Joint Stability & Motor Control :: Step 2
Stability is the ability to maintain control of joint movement by COORDINATING the actions of surrounding tissues and the neuromuscular system. Mobility and stability should occur together naturally. In the same example of having adequate mobility to raise your arm over your head, you must also have adequate stability for your shoulder blade to anchor your shoulder to your body in order to hold it in a stable position so that the muscles of your arm can contract and complete the motion efficiently.
Motor control involves the basic timing and sequencing of movement/muscle contractions and includes mobility, balance, coordination, and muscle reflexiveness. Motor control has to ingrained in our systems through repetitive movements to train the Neuro system just like any “habit”, an automatic movement that happens over and over again creating a hard wired conditioned response. If poor movement habits are developed with a lack of stability, it will lead to pain and injury.
(If you’re still with me, I’m sure you’re seeing a pattern…. “Pain and injury” are a likely result if we move bad or don’t move at all!)
Movement Pattern Retraining :: Step 3
With the 3 fundamental components of movement (mobility, stability and motor-control) in place, the last step is to retrain movement patterns. But what is movement pattern retraining?
Movement pattern retraining blends the fundamental components of movement to train and optimize specific movement patterns.
Let’s look at the squat for a moment: seemingly a simple movement, but one that requires mobility through multiple joints, lots of stability and control through those joints and can be a pretty difficult movement pattern to master. Additional time and training is likely needed to retrain an individual on how to properly perform a squat, even after correcting any underlying movement compensations or dysfunctions that may have been present. This is what movement pattern retraining is all about – helping an individual to accomplish more complex movements after correcting underlying problems.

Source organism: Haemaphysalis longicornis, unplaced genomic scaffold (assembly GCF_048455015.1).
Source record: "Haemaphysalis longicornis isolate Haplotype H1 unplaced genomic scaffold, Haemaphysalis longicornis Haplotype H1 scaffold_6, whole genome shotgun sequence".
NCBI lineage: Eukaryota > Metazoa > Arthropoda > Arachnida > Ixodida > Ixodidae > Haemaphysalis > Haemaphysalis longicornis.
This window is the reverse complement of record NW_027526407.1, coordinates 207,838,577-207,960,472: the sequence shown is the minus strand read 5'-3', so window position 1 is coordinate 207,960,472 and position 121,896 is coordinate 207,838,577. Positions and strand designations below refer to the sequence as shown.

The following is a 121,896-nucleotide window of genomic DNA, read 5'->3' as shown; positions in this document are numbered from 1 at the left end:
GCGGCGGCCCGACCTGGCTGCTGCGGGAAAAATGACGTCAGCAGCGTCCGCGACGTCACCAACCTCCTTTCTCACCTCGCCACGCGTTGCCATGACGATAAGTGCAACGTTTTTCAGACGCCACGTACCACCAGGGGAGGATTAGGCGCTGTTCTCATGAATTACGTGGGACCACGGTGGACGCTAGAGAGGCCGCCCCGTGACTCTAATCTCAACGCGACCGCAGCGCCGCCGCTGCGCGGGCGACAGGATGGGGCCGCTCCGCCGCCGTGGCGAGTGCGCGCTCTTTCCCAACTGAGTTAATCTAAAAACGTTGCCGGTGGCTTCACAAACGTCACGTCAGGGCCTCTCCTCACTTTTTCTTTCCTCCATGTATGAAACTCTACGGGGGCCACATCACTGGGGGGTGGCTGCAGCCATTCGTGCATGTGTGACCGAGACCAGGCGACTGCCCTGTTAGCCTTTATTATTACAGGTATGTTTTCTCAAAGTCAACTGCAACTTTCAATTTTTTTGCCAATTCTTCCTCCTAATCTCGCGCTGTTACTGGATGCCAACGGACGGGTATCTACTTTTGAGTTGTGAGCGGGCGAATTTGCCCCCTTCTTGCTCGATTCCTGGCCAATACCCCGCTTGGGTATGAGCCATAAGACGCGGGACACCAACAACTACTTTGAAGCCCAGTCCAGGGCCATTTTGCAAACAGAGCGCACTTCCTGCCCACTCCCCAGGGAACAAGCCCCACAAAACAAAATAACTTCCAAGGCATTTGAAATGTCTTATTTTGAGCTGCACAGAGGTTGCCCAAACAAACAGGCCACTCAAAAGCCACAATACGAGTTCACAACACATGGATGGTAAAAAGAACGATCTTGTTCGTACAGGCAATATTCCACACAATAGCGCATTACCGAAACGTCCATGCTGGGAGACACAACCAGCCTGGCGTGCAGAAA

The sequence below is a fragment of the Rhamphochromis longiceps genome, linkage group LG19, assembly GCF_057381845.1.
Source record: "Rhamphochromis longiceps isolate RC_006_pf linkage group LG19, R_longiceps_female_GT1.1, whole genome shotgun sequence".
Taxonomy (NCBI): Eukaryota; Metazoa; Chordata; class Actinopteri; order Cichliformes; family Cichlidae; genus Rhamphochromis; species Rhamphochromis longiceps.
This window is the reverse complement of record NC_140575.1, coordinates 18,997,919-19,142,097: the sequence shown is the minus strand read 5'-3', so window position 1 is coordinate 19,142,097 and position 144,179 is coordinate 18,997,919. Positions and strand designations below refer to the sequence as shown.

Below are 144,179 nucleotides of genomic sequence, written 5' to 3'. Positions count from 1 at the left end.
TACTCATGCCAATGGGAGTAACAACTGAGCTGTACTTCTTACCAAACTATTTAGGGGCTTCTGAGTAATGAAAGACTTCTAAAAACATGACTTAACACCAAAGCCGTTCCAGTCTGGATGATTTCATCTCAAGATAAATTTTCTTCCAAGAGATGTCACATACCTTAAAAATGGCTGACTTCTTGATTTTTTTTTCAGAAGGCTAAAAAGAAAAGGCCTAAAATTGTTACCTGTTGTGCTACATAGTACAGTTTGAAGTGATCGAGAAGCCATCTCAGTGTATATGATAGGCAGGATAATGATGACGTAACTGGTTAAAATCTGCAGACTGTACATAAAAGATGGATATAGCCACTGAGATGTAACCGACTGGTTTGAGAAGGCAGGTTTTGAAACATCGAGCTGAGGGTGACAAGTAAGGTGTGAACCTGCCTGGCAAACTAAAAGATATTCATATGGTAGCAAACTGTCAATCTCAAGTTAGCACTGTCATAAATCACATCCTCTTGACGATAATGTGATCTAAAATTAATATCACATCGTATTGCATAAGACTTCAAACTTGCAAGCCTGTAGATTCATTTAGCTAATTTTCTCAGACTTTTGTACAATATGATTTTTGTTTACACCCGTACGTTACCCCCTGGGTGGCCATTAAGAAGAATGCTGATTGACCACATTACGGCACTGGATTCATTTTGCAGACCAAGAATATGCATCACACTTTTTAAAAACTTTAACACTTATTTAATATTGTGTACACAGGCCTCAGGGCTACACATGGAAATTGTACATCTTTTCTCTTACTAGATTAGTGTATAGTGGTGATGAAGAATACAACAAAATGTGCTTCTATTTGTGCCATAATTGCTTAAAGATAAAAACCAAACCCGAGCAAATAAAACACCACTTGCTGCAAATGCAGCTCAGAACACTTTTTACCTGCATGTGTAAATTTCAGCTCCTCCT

Without this final conditioning step, the new motor patterns would not become automatic enough to create a healthy habit of efficient movement. The unfortunate outcome of that, is they end up back in for more massage, more passive treatment, and no knowledge of how to bridge this gap. This repatterining and instruction is all part of a good corrective exercise program.
Corrective Exercise Bridges The Gap between Rehab and Fitness into the Life you want to Live
When it comes to pain, our bodies are intuitive and intelligent. Pain is a warning sign that something is wrong. Think of it as the check engine light of the body. Often times we try to distract ourselves from the pain, ignore it completely, or try to find the quickest fix possible so we can move on with our lives.
Speaking from a holistic clinician view point, it is far too common that traditional physical therapy practitioners will focus on the pain symptoms instead of the cause. At Maximum Impact Physical Therapy we focus on the whole body so we can appropriately treat the causes of your pain instead of just the symptoms. We do this using our 3 step process:
Relieve the pain so you can move
Find and Fix the ROOT cause of the Pain
Give you long term solutions so you can crush your goals and live your life!
Healthcare today is NOT what it should be, the focus is no longer on the patient, but rather on insurance and reimbursement. At Maximum Impact PT, you will always be the focus and priority! Your pain. Your health. Your goals. Your livelihood!
If you want to feel better, stronger, and more flexible or if pain or dysfunction is holding you back from participating in the things you love, we would love to help! Give us a call to come in for an initial assessment! You’ll wish you had done it sooner, so let’s get started today!
We do ask for planned phone calls so that you get our full attention and so we aren't interrupting care of a current patient/client.